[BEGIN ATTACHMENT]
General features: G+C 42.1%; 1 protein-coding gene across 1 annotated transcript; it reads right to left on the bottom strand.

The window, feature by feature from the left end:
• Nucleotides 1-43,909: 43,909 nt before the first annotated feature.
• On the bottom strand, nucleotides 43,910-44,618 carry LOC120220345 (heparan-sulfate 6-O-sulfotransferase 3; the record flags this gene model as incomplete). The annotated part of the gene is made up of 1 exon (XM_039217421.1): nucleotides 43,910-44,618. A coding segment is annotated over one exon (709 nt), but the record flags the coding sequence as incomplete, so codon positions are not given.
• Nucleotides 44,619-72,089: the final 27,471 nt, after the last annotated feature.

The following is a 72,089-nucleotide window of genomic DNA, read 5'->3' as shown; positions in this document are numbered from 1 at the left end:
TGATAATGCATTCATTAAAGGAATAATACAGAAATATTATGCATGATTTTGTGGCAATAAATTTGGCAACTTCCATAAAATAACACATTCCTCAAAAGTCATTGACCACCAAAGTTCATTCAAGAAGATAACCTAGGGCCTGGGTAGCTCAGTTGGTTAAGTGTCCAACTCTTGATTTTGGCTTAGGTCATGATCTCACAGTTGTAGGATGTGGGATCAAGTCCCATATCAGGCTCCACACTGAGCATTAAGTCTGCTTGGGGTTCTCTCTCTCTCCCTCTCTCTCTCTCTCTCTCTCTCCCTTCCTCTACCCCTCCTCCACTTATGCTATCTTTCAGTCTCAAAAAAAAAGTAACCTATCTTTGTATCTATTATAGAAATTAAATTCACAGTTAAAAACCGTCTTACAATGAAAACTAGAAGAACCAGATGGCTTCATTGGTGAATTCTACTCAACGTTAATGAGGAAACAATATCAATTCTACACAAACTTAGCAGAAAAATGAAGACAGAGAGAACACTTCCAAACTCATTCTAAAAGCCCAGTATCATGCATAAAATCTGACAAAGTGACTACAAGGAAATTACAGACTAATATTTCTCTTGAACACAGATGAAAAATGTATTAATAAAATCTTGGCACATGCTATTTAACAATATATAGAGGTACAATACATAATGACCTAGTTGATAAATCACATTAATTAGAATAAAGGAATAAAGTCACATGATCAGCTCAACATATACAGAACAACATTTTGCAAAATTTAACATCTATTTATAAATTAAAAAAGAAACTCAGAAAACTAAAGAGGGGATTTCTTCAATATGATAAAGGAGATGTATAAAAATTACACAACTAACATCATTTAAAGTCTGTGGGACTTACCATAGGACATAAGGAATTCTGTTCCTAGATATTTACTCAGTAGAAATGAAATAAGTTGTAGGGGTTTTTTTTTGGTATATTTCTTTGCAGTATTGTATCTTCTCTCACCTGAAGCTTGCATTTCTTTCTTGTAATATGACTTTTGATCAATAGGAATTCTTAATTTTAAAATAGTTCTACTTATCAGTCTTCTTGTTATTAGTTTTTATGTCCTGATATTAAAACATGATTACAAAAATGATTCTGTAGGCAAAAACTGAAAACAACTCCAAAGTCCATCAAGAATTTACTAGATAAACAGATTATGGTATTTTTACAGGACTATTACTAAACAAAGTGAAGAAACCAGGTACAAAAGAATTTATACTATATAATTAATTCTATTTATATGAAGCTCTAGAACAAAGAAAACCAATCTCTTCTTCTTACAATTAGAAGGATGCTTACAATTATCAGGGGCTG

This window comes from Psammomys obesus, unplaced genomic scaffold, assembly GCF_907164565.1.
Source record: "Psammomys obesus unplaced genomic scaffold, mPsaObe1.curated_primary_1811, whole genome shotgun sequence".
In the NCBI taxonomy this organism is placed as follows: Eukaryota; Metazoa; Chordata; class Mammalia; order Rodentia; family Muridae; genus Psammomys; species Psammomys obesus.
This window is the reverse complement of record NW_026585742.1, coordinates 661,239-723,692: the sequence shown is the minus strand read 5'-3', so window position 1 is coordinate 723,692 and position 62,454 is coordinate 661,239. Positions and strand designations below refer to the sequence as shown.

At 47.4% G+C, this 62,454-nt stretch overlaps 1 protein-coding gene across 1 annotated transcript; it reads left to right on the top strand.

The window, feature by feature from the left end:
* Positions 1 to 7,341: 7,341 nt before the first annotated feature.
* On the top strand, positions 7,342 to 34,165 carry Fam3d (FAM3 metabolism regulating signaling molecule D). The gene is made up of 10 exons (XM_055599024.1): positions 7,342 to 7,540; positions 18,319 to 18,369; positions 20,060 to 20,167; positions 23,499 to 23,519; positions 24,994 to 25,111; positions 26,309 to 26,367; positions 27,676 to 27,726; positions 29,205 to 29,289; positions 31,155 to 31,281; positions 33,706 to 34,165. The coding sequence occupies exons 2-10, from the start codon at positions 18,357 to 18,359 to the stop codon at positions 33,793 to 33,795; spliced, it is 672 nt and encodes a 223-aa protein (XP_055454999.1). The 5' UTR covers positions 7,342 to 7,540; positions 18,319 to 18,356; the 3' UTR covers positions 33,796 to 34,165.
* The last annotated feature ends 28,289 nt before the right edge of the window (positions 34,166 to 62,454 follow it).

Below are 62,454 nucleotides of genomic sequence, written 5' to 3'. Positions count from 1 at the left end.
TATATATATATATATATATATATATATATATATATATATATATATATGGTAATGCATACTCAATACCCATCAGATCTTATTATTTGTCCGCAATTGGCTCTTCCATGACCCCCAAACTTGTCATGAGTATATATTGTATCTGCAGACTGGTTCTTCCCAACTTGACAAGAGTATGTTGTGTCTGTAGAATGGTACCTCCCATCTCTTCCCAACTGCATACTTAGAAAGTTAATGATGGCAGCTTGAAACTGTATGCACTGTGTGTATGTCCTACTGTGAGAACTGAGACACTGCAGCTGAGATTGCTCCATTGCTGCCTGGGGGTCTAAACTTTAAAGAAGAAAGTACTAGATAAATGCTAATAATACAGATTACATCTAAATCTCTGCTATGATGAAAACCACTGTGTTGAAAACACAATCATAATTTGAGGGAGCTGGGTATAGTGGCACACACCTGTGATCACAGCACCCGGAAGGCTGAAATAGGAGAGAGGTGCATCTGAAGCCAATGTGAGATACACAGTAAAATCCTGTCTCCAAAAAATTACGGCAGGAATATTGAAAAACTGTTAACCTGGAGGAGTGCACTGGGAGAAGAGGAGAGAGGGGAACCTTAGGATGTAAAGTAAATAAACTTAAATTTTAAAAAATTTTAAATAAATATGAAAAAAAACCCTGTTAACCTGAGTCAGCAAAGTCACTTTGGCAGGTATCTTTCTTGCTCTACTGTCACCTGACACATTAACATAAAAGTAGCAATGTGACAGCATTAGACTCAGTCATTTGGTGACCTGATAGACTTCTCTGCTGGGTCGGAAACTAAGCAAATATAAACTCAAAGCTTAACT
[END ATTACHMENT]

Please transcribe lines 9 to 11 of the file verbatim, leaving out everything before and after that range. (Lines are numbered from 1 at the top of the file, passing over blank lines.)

Source record: "Psammomys obesus unplaced genomic scaffold, mPsaObe1.curated_primary_1811, whole genome shotgun sequence".
In the NCBI taxonomy this organism is placed as follows: Eukaryota; Metazoa; Chordata; class Mammalia; order Rodentia; family Muridae; genus Psammomys; species Psammomys obesus.
This window is the reverse complement of record NW_026585742.1, coordinates 661,239-723,692: the sequence shown is the minus strand read 5'-3', so window position 1 is coordinate 723,692 and position 62,454 is coordinate 661,239. Positions and strand designations below refer to the sequence as shown.